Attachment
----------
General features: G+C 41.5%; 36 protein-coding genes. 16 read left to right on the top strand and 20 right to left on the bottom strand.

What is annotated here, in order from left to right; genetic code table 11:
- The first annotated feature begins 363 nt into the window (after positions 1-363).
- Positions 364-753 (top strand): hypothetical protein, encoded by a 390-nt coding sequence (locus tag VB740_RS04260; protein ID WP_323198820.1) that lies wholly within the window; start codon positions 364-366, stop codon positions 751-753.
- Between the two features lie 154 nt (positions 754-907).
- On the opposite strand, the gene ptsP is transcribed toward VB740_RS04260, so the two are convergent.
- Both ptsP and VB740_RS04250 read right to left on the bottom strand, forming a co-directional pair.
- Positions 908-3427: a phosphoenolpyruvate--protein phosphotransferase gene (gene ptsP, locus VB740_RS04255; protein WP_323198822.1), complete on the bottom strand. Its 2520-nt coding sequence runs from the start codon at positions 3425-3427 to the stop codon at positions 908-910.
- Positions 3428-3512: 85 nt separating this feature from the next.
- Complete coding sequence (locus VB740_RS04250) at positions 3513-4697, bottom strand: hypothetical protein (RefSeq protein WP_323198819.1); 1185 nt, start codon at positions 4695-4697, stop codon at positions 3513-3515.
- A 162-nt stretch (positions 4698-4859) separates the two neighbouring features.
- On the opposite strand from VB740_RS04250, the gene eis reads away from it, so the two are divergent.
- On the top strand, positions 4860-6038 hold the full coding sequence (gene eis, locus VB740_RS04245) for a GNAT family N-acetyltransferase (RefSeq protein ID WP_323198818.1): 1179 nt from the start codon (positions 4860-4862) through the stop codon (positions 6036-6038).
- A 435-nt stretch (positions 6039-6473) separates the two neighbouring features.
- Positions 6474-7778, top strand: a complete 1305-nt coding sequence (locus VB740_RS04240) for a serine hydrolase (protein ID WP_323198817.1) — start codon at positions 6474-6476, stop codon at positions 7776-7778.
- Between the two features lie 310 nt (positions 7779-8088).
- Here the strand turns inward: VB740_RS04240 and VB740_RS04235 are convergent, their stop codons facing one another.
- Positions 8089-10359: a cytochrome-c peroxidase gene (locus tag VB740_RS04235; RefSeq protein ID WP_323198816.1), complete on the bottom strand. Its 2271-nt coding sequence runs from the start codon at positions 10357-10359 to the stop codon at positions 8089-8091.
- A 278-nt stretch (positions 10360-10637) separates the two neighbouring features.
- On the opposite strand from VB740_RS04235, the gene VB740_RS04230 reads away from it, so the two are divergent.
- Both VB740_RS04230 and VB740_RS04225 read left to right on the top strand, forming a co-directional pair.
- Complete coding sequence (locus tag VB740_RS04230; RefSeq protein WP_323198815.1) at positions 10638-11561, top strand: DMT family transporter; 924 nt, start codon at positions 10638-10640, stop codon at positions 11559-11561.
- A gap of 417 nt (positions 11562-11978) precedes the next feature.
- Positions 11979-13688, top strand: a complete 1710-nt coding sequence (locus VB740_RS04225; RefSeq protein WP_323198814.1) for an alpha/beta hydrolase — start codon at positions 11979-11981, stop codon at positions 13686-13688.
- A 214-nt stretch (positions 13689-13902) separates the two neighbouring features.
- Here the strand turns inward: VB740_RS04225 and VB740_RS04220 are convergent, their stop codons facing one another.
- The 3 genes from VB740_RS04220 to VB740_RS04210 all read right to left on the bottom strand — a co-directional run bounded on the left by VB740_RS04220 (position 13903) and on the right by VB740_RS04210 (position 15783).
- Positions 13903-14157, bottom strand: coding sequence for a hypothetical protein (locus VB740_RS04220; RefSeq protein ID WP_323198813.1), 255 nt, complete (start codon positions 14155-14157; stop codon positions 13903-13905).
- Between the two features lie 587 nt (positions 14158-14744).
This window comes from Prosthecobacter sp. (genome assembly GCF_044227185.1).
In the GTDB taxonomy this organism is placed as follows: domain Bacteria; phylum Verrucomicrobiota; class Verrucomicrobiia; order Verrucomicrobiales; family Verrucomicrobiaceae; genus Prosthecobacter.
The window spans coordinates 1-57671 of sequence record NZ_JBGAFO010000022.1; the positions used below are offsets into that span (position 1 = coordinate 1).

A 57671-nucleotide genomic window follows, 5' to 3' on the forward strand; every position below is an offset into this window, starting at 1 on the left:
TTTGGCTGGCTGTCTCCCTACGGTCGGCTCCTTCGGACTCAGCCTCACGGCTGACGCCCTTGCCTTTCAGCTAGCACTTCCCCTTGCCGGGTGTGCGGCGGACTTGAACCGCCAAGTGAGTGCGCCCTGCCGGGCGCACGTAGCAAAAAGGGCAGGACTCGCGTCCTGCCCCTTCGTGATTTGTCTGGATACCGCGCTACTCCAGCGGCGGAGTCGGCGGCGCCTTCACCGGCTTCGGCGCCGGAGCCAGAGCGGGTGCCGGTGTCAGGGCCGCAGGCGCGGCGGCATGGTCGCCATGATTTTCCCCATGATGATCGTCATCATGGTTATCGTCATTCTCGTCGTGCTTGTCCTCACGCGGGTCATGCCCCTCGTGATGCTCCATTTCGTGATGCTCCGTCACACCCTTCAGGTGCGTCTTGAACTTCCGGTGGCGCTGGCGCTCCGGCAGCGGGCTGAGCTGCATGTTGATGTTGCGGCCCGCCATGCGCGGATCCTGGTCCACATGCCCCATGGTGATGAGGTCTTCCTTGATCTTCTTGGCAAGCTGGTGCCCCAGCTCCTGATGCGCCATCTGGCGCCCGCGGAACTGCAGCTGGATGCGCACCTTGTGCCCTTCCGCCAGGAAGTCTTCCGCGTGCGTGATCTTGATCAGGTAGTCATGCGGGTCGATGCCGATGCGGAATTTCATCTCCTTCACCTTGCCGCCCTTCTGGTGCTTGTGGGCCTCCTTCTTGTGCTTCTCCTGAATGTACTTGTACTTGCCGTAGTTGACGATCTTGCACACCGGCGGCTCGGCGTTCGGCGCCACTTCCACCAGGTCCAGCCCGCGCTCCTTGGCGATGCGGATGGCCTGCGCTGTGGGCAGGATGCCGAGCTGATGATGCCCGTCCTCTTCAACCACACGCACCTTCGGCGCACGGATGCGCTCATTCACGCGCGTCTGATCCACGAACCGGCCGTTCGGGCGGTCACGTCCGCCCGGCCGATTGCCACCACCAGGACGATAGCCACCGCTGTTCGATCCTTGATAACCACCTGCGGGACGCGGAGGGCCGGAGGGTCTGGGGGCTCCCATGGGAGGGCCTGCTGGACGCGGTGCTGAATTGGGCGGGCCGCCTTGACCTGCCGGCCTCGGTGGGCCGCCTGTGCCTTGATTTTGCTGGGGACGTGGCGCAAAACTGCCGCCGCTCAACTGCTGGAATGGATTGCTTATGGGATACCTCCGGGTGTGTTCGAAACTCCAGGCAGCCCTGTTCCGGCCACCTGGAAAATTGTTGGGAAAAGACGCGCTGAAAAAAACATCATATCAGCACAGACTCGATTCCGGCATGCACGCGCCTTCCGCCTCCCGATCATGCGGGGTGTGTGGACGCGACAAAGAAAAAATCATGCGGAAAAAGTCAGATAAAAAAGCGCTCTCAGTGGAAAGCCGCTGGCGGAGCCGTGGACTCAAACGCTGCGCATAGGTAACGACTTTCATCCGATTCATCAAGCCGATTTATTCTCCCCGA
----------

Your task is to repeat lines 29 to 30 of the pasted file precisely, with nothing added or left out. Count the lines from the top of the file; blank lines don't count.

- Between the two features lie 587 nt (positions 14158-14744).
This window comes from Prosthecobacter sp. (genome assembly GCF_044227185.1).